Everyone can Snatch, everyone can Clean but only champions can Jerk. - Ivan Abadjiev
Looking for a sure fire way to determine which Jerk variation is right for you? In this week's Technique Talk, we break down the similarities and differences between the Split, Power and Squat Jerk variations in an all out assault on demystifying one of the most technical movements in Olympic weightlifting.
Determining which Jerk style is right for you will depend on a number of factors but it's critical that we start by identifying the three primary commonalities between the Split, Power and Squat Jerk.
Three Primary Commonalities
Commitment - You must be committed to executing your dip and drive with great technique.
Courage - You must have the courage to drive yourself down underneath the bar.
Timing - You must arrive at arms lock at the right time and your stabilizers must fire to support the weight overhead.
Making Your Selection
Each Jerk variation comes with a unique set of requirements, depending on your strengths and weaknesses, which will ultimately impact your selection.
Strength | Limb Length | Mobility
Outlined below are the necessary components for each Jerk technique based on body type, dip / drive mechanics and the all important factor of time. When looking at body types, limb length compared to torso length can be used to determine a Squat vs. Power Jerk although we must take note of the extremely high relative strength levels and mobility required to execute either technique. By contrast, the Split Jerk can be applied to both body types.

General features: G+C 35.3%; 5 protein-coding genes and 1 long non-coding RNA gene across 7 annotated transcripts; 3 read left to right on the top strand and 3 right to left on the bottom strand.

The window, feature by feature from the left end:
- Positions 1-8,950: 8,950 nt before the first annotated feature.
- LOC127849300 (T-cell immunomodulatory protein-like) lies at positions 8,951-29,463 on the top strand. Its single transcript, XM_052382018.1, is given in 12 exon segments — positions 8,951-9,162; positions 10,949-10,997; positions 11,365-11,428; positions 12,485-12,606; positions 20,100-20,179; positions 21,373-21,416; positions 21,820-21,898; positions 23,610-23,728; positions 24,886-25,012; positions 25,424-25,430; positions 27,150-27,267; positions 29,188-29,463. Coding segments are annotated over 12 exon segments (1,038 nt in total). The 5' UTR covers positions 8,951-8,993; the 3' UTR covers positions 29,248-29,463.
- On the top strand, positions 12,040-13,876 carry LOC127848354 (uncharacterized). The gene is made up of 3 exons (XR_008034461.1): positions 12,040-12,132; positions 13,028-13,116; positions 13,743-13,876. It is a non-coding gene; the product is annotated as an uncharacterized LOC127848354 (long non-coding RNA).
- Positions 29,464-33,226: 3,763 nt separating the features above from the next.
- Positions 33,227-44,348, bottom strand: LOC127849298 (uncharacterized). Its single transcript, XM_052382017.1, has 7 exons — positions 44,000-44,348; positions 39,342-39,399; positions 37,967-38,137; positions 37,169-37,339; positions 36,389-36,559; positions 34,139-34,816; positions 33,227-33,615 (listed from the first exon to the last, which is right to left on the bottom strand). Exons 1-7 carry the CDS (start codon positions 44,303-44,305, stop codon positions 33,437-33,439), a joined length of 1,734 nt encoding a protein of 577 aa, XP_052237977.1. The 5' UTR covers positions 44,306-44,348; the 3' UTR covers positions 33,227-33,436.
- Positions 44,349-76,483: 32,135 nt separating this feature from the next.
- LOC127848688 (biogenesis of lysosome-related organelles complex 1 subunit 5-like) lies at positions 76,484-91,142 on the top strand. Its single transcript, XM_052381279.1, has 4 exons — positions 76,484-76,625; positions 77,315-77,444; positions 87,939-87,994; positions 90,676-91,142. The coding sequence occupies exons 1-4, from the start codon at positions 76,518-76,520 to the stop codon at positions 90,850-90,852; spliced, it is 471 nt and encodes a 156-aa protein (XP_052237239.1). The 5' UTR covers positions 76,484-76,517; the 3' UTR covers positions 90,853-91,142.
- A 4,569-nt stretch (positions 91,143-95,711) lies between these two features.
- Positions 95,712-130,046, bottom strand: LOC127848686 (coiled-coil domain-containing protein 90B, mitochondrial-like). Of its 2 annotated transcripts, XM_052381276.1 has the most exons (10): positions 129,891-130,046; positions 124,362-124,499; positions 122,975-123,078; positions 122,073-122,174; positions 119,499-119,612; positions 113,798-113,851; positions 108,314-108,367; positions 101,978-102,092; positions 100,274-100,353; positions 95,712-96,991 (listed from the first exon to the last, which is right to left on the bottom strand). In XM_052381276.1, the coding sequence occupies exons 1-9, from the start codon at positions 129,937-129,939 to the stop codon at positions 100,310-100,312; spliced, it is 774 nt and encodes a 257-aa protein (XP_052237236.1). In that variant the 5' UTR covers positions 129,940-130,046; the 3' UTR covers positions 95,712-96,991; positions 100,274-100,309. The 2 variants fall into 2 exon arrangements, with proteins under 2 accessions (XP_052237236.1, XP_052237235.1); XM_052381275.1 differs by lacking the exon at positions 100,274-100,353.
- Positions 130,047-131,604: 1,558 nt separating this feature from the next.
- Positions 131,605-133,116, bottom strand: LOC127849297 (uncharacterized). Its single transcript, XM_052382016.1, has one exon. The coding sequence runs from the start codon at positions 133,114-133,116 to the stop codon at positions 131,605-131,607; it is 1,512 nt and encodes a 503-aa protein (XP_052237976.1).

Early vs. Late Stage Adopters
Are you an early or late-stage adopter to the Olympic lifts?
Wes Kitts, a late stage adopter who found the Olympic lifts shortly after finishing his collegiate football career is a perfect example of someone who needed to have a workable technique using the Split style while he devoted time towards improving his mobility and strength. By contrast, many European and Asian weightlifters are introduced to weightlifting at very young ages and have time in which they develop the range of motion and relative strength levels required for the Squat or Power Jerk variations.
It is interesting to note that you are not limited to one technique over the course of your weightlifting career. Wes is built in many ways similar to Aleksey Torokhtiy, who Clean & Power Jerked 227kg (500lbs) at the 2012 Olympic Games to finish on top of the podium. Both athletes have long limbs and very high levels of explosive strength, leaving it within the realm of possibility to someday see Wes make a switch to the Power Jerk technique.